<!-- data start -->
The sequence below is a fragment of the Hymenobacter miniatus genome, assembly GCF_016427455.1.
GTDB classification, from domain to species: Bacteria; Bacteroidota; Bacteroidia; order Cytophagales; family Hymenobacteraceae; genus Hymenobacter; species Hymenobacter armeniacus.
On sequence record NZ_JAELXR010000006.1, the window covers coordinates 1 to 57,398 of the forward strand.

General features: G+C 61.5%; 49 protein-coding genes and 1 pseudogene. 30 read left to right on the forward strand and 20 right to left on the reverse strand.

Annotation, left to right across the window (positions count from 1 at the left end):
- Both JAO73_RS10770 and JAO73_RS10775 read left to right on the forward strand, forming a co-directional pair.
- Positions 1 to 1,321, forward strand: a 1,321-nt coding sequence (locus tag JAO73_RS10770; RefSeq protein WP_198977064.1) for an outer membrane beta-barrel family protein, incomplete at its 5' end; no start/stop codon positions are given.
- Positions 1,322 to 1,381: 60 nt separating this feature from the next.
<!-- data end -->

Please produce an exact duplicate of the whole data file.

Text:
The sequence below is a fragment of the Hymenobacter miniatus genome, assembly GCF_016427455.1.
GTDB classification, from domain to species: Bacteria; Bacteroidota; Bacteroidia; order Cytophagales; family Hymenobacteraceae; genus Hymenobacter; species Hymenobacter armeniacus.
On sequence record NZ_JAELXR010000006.1, the window covers coordinates 1 to 57,398 of the forward strand.

General features: G+C 61.5%; 49 protein-coding genes and 1 pseudogene. 30 read left to right on the forward strand and 20 right to left on the reverse strand.

Annotation, left to right across the window (positions count from 1 at the left end):
- Both JAO73_RS10770 and JAO73_RS10775 read left to right on the forward strand, forming a co-directional pair.
- Positions 1 to 1,321, forward strand: a 1,321-nt coding sequence (locus tag JAO73_RS10770; RefSeq protein WP_198977064.1) for an outer membrane beta-barrel family protein, incomplete at its 5' end; no start/stop codon positions are given.
- Positions 1,322 to 1,381: 60 nt separating this feature from the next.